The violence in the Swedish story was totally different as it was rooted in violence against women at the hands of sadistic men. Numerous accounts of kidnap, torture, rape and abuse were embedded within the pages of this exciting thriller. It shook me up at bit, I must admit. Sweden is safe and the presence of violent crime is not a real and present threat. Up until recently assault crimes such as rape and battery were almost never heard of. This is, sadly, on the rise. Even so, it has been a great respite to live in a city where you aren't internally afraid every time you are outside. What this novel did illuminate for me however is the presence of domestic crimes against women. You don't hear much about this here in Sweden. There are bold media campaigns against school bullying, but violence against women is hardly reported at all. Does this mean it doesn't exist or does it point to something more insidious: that the women don't know how to report it? One line in the book chilled me. It said, "Women disappear all the time. No one even notices." Not exactly a stunning byline for a nation that considers itself a leader in equality concerns for men and women. I read this book for my Book Club. I'm anxious to hear from some of the women who have a clearer eye into the unwritten lines of Swedish culture as to whether this story is pure fiction or fiction based on certain realities. I hope for the former. I fear the latter. Sweden is a peace loving nation, but their inability to give voice to the ugly things in their society perpetuates a different kind of sickness than the gun presence does in the US. Both cultures need to figure out how to give voice to the actions and attitudes that tear at the fabric of the very high quality of life most should enjoy in both the US and Sweden. Our inability to accurately articulate the violence in our societies and seek to change it does not bode well for our countries, our kids, our communities.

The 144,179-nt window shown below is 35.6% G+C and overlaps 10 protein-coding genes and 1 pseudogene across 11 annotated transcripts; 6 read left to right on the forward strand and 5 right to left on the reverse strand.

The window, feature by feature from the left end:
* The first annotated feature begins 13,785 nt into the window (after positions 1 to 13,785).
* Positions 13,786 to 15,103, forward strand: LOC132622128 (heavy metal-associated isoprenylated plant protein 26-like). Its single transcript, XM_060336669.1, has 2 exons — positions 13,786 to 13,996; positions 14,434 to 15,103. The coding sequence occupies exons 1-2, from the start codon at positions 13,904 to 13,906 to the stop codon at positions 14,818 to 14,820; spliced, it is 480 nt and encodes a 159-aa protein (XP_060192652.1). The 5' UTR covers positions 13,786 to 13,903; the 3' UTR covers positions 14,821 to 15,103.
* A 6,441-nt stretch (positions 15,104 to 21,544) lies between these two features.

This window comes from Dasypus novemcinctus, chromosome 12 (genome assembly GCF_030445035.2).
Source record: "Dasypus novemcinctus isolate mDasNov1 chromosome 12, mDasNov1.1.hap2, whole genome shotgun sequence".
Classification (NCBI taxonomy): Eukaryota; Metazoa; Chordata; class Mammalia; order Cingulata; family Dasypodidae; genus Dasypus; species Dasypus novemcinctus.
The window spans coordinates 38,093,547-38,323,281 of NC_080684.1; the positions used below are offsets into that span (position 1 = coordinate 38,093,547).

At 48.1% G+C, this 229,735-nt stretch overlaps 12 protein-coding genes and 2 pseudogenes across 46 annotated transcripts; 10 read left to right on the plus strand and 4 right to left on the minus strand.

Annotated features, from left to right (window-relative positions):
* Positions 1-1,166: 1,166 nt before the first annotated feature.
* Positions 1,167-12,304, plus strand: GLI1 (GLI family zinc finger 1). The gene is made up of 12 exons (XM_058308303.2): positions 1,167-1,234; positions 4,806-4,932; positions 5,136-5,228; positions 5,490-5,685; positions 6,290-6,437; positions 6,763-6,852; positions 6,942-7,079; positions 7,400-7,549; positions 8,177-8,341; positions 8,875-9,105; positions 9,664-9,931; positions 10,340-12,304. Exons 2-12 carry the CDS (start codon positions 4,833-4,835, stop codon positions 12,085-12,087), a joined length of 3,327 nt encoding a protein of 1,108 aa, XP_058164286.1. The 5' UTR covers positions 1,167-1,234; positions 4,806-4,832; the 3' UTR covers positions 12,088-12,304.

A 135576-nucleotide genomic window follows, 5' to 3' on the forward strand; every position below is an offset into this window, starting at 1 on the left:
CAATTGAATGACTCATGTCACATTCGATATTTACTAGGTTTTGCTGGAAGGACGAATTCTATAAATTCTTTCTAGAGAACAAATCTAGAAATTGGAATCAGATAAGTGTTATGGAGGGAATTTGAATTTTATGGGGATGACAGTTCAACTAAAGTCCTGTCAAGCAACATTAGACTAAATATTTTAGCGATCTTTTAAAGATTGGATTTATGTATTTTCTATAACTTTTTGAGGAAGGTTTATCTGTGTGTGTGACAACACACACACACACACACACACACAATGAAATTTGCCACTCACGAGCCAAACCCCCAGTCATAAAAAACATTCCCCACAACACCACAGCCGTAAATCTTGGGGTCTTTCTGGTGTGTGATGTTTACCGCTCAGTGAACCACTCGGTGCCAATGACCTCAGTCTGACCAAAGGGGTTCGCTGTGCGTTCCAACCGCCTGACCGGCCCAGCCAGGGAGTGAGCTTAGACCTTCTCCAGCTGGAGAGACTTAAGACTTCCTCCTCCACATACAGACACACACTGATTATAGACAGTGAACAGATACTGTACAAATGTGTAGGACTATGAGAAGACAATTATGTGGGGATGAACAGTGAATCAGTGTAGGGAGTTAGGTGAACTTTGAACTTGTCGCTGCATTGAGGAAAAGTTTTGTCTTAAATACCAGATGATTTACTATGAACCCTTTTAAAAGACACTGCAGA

We all need to feel empowered and valued. Unhappy people who feel powerless and outcast will find ways to assert their authority and lord it over another. The particularly disturbed will do this through violence towards another. Their pain comes pouring forth in act of hurt and violence and often a sense of revenge that is directed toward a member of the human race, the race that has inflicted such agony upon their lives from the beginning. It's not an excuse for their behavior. It's an attempt at understanding why these violent acts come to fruition in order to better equip ourselves to intervene before the perpetrators wreak havoc in the lives of other while wrecking even further their own chance to understand how to enjoy life in community.
The violence must stop, but how?